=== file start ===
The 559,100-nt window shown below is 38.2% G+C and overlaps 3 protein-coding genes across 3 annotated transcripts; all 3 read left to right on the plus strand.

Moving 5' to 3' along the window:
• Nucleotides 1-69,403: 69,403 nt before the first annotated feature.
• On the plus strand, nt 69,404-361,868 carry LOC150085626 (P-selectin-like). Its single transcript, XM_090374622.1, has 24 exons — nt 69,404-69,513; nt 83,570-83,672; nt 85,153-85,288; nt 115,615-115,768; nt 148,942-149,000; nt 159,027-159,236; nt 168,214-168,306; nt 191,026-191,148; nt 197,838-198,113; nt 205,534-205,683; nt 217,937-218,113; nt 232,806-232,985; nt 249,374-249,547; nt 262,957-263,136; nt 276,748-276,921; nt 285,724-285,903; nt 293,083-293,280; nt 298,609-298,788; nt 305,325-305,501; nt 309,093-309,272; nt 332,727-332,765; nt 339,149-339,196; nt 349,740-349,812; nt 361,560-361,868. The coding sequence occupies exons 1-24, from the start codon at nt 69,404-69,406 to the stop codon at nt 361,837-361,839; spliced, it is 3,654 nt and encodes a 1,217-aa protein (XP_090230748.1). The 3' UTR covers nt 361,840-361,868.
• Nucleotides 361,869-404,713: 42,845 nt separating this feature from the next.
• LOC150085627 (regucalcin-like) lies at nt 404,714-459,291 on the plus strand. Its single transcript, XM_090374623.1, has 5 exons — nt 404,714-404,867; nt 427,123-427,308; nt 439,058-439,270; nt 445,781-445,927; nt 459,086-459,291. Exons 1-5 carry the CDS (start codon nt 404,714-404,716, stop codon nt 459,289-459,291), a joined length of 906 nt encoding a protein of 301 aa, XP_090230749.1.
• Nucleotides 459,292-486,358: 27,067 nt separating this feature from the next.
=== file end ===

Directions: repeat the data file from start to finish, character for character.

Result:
The 559,100-nt window shown below is 38.2% G+C and overlaps 3 protein-coding genes across 3 annotated transcripts; all 3 read left to right on the plus strand.

Moving 5' to 3' along the window:
• Nucleotides 1-69,403: 69,403 nt before the first annotated feature.
• On the plus strand, nt 69,404-361,868 carry LOC150085626 (P-selectin-like). Its single transcript, XM_090374622.1, has 24 exons — nt 69,404-69,513; nt 83,570-83,672; nt 85,153-85,288; nt 115,615-115,768; nt 148,942-149,000; nt 159,027-159,236; nt 168,214-168,306; nt 191,026-191,148; nt 197,838-198,113; nt 205,534-205,683; nt 217,937-218,113; nt 232,806-232,985; nt 249,374-249,547; nt 262,957-263,136; nt 276,748-276,921; nt 285,724-285,903; nt 293,083-293,280; nt 298,609-298,788; nt 305,325-305,501; nt 309,093-309,272; nt 332,727-332,765; nt 339,149-339,196; nt 349,740-349,812; nt 361,560-361,868. The coding sequence occupies exons 1-24, from the start codon at nt 69,404-69,406 to the stop codon at nt 361,837-361,839; spliced, it is 3,654 nt and encodes a 1,217-aa protein (XP_090230748.1). The 3' UTR covers nt 361,840-361,868.
• Nucleotides 361,869-404,713: 42,845 nt separating this feature from the next.
• LOC150085627 (regucalcin-like) lies at nt 404,714-459,291 on the plus strand. Its single transcript, XM_090374623.1, has 5 exons — nt 404,714-404,867; nt 427,123-427,308; nt 439,058-439,270; nt 445,781-445,927; nt 459,086-459,291. Exons 1-5 carry the CDS (start codon nt 404,714-404,716, stop codon nt 459,289-459,291), a joined length of 906 nt encoding a protein of 301 aa, XP_090230749.1.
• Nucleotides 459,292-486,358: 27,067 nt separating this feature from the next.